About The Gaza Book Project

As the missiles rained down on Gaza on the morning of May 18, one had a very particular and peculiar target – Samir Mansour’s bookstore. The two-story establishment was built 21 years ago and served as a local community center. Mansour had an extraordinary collection of over 90,000 books—stacked up on shelves and stairways. Many were in Arabic, but it was also the premier foreign language book store.

We are soliciting your help to restock his shelves in at least two ways: first, new books are great, because Samir has to rebuild a business as well as a life-long dream.

But second, we have what we call “The Book Project”. We are keen to receive second hand books, in relatively good shape, particularly if you inscribe inside the cover a brief description of what the book meant to you, or taught you.

If you are willing, please also include an email address – this way we hope we will open a channel of communication for people who are in a dire situation – and, in our experience, those in the West who make these connections learn and gain equally.

Samir, the owner of the bookshop, had an eclectic range of books, and welcomes all languages, with an emphasis on English, Arabic and French. He would be grateful for fiction and non-fiction, and everything from children’s picture books to tomes focused on specialised expertise.

Our website has an interactive map where you can find the closest “Book Depot” to you. From there they will be taken to a central London warehouse and ultimately shipped to Samir’s book store.  If you have any questions, please get in touch with us here.

In the end the goal is to foster sharing ideas. Violence tends to arise out of prejudice and hatred, and books dissolve the ignorance in which they ferment.

This fundraiser is managed by human rights lawyers Mahvish Rukhsana JD and Clive Stafford Smith JD OBE with explicit consent and cooperation from Samir Mansour, the bookshop owner.

A loving, cherished community hub, reduced to rubble.

We will rebuild it.




Use our interactive map to find your nearest drop off point. Just put your city name in the search box, or navigate the map manually.


We’d love for you to donate secondhand books, in good condition to the project.


Write a message inside or share your email address to spark up conversation with those in Gaza.


Tell others about the book project and donate to the GoFundMe page, which is linked below:


JUNE 3 2021

‘France24: We will rebuild it’: Beloved Gaza bookstore a casualty of Israel’s war with Hamas

A haven for book lovers, Samir Mansour’s Gaza store weathered wars and uprisings in the troubled Palestinian enclave – until an Israeli air strike reduced it to rubble during the latest conflict with Hamas. FRANCE 24’s Gwendoline Debono and Vedika Bahl sent this report.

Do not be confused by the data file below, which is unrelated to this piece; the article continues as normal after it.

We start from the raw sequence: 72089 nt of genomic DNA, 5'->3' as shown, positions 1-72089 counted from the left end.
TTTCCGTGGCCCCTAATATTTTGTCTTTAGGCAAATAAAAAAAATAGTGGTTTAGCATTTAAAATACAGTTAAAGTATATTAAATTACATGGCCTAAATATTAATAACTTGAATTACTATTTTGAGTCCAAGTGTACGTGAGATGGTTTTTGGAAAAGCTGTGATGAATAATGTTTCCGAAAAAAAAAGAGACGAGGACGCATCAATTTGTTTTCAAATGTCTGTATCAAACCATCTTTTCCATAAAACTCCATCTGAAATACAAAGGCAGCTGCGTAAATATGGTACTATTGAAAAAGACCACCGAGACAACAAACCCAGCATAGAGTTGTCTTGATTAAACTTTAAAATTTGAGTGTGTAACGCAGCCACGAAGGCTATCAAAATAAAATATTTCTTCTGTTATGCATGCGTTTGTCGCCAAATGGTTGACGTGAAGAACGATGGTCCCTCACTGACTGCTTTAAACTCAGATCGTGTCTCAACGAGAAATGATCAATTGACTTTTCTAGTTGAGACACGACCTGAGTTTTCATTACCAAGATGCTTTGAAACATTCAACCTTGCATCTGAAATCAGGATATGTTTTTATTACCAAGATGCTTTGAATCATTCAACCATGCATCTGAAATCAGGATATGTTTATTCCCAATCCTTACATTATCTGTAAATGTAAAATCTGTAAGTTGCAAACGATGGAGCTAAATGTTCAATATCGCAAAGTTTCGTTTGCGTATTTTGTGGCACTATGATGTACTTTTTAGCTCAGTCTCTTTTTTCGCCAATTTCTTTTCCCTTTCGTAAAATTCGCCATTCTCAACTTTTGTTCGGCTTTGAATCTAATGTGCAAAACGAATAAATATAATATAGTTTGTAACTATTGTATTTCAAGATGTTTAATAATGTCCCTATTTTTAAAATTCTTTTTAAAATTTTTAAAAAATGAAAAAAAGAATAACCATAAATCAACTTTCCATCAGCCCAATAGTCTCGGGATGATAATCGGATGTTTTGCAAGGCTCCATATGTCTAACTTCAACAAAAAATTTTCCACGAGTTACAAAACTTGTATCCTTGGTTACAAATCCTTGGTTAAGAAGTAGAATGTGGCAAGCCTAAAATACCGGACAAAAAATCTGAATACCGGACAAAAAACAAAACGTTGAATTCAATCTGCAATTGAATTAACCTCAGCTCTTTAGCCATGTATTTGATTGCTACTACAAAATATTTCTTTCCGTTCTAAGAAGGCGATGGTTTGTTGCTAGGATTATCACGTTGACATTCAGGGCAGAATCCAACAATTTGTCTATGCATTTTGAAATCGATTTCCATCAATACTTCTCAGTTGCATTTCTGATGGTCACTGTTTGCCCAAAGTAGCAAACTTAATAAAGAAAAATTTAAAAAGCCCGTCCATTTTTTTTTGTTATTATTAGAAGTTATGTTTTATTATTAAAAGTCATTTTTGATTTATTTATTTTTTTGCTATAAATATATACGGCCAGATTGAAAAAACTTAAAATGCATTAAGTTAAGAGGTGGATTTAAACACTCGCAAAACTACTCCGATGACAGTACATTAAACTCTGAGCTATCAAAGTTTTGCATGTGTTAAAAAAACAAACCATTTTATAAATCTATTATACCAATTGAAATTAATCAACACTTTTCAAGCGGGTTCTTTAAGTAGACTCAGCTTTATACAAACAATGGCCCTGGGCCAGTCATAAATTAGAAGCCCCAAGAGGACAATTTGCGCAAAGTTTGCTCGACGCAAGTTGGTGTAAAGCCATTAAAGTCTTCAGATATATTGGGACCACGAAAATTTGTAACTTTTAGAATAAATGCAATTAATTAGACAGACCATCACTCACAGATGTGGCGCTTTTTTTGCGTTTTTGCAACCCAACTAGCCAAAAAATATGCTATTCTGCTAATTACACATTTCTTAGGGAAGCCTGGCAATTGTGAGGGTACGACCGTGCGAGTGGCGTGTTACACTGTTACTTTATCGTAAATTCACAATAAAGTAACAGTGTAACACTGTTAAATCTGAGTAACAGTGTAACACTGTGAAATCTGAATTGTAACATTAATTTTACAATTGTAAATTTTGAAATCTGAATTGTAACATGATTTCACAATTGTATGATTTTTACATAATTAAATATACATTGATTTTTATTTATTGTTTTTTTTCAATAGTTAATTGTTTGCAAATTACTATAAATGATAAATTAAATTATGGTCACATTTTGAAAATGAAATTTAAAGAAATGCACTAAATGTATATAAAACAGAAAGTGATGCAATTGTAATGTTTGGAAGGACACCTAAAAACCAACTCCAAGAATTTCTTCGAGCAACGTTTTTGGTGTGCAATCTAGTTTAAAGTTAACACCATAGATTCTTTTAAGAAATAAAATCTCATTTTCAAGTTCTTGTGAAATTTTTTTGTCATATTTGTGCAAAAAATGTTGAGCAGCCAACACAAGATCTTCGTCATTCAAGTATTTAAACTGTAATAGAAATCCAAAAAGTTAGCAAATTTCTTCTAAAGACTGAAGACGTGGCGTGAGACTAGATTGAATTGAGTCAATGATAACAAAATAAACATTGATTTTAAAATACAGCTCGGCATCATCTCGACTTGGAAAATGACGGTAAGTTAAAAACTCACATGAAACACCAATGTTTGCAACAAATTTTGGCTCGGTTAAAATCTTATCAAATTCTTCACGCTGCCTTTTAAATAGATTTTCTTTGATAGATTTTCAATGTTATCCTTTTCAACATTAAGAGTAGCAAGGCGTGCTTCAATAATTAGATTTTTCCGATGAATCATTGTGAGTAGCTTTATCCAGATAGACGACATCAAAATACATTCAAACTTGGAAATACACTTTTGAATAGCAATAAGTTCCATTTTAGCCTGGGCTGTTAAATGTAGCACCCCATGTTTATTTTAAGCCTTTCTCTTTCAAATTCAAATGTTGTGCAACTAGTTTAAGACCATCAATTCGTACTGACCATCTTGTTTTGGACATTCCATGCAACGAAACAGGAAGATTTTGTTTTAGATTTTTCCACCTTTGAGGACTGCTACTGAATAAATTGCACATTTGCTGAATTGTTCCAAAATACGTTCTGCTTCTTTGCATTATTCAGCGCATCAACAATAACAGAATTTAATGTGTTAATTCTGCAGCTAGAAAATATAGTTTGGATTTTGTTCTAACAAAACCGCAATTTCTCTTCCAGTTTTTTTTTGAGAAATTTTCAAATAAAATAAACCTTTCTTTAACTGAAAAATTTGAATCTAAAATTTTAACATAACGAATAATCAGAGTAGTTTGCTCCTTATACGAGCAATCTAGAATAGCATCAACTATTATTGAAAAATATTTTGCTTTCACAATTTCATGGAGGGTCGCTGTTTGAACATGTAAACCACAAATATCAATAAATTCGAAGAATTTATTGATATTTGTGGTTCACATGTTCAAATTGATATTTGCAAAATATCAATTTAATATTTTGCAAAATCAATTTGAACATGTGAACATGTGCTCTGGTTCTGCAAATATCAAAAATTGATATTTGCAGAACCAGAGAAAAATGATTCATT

JUNE 2 2021

QCodeMag: Gaza, when a bookstore dies.

Thousands of books lost forever, crushed under the weight of the Kahil building, in Al-Thalathini Street, Gaza City.

Gallery – Before the Strike

Images from Gaza

Gallery – After

Images from Gaza

A firsthand visit to Samir’s bookshop:

“We drank multiple mugs of hot mint tea together while discussing my curiosities about Gaza and about his work.”

When I was in Gaza, I had some days free for leisure, and so I asked my friend to take me to a bookstore. This would be usually what I would look for, when I am visiting any new place. When I walked into Samir Mansour’s shop, it exceeded my expectations. Every wall was lined with tall shelves, stacked full. I could see there were translations of popular titles from world literature, and even a brightly colored children’s section.

Piles of new editions were stacked tidily around the space, and a clerk welcomed us to the store. I didn’t know where to begin, but was happy browsing, wondering what secrets the pages held, admiring the intricate gold script on the largest tomes that lined the upper shelves. Mr. Mansour soon came out, and attentively asked me what I usually read? I talked about my love for novels and poetry. He invited me in to sit with him in his office, and we drank multiple mugs of hot mint tea together while discussing my curiosities about Gaza and about his work.

He talked about the next work of literature he was excited to be helping to translate from Arabic. In the end, he recommended some books to me from his shelves, including the novel Out Of It by Selma Dabbagh, and an English-language introduction to the principles of the Q’uran. When I took these selections to the clerk to try to pay, Mr. Mansour would not allow it and instead gave the books to me as gifts.

This, I think, is why it is useful to think of this space as more than just a book store. If Mr. Mansour was this attentive to a visitor who was a total stranger, I can only imagine how important the space must have been to the school kids, university students, and other young people who went there to nurture a connection to the world. I will forever be grateful for that briefest of visits, Mr. Mansour’s patience with my questions and for his wealth of experience and obvious love for the written word.


If you have any questions, please get in touch below.